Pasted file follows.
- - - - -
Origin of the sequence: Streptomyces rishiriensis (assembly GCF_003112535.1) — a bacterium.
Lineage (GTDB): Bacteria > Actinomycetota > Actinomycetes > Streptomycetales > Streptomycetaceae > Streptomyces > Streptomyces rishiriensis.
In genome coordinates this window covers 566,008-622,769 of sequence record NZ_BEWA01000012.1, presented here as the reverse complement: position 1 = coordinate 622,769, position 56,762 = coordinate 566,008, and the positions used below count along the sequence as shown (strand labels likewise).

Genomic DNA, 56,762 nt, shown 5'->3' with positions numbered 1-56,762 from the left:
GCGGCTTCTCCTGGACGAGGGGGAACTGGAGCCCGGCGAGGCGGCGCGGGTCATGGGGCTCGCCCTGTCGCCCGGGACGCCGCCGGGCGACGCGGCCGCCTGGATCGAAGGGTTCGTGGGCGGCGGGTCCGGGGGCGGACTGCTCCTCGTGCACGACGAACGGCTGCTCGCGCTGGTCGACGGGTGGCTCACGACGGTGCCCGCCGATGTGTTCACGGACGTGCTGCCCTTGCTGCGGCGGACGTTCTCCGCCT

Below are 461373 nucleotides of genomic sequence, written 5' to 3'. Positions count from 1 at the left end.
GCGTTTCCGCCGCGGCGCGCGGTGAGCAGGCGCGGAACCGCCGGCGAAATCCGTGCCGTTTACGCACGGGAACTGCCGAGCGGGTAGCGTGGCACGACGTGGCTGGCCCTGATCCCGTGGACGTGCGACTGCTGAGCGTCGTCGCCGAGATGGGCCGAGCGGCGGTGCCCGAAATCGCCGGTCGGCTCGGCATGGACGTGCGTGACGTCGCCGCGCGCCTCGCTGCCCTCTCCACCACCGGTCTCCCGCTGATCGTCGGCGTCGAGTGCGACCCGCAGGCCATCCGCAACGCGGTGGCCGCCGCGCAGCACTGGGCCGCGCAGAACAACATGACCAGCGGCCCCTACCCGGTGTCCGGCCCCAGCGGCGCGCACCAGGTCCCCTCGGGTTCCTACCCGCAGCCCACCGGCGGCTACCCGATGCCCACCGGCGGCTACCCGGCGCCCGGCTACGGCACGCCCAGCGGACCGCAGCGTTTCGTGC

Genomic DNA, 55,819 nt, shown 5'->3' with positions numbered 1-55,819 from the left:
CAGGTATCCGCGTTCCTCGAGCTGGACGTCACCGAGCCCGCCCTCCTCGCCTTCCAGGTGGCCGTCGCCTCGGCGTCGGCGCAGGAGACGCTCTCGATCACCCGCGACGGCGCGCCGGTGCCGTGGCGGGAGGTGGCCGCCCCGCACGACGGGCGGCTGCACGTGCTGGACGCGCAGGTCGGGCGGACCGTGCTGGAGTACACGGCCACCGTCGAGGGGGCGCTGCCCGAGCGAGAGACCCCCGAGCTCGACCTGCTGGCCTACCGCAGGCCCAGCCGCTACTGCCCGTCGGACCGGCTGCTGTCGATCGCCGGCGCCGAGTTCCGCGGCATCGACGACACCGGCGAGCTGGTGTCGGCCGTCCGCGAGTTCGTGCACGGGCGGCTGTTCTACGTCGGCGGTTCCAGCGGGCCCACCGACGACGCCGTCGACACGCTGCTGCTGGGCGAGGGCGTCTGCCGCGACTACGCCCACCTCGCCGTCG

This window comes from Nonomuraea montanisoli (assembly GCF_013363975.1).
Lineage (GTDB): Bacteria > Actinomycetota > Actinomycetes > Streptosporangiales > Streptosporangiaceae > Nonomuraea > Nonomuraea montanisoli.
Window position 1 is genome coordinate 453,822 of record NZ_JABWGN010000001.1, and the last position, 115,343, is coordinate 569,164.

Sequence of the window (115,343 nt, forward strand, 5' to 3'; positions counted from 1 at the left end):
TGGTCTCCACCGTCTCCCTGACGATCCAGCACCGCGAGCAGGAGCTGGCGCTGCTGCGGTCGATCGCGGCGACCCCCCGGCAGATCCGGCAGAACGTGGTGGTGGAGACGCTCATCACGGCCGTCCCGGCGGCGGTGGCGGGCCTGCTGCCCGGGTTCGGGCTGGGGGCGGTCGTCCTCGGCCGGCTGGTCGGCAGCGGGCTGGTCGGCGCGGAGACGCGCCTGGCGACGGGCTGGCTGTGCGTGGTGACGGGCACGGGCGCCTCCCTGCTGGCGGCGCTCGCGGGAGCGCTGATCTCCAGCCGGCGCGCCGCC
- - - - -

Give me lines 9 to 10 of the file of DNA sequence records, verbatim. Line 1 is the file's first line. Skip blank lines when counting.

CAGGTATCCGCGTTCCTCGAGCTGGACGTCACCGAGCCCGCCCTCCTCGCCTTCCAGGTGGCCGTCGCCTCGGCGTCGGCGCAGGAGACGCTCTCGATCACCCGCGACGGCGCGCCGGTGCCGTGGCGGGAGGTGGCCGCCCCGCACGACGGGCGGCTGCACGTGCTGGACGCGCAGGTCGGGCGGACCGTGCTGGAGTACACGGCCACCGTCGAGGGGGCGCTGCCCGAGCGAGAGACCCCCGAGCTCGACCTGCTGGCCTACCGCAGGCCCAGCCGCTACTGCCCGTCGGACCGGCTGCTGTCGATCGCCGGCGCCGAGTTCCGCGGCATCGACGACACCGGCGAGCTGGTGTCGGCCGTCCGCGAGTTCGTGCACGGGCGGCTGTTCTACGTCGGCGGTTCCAGCGGGCCCACCGACGACGCCGTCGACACGCTGCTGCTGGGCGAGGGCGTCTGCCGCGACTACGCCCACCTCGCCGTCG

This window comes from Nonomuraea montanisoli (assembly GCF_013363975.1).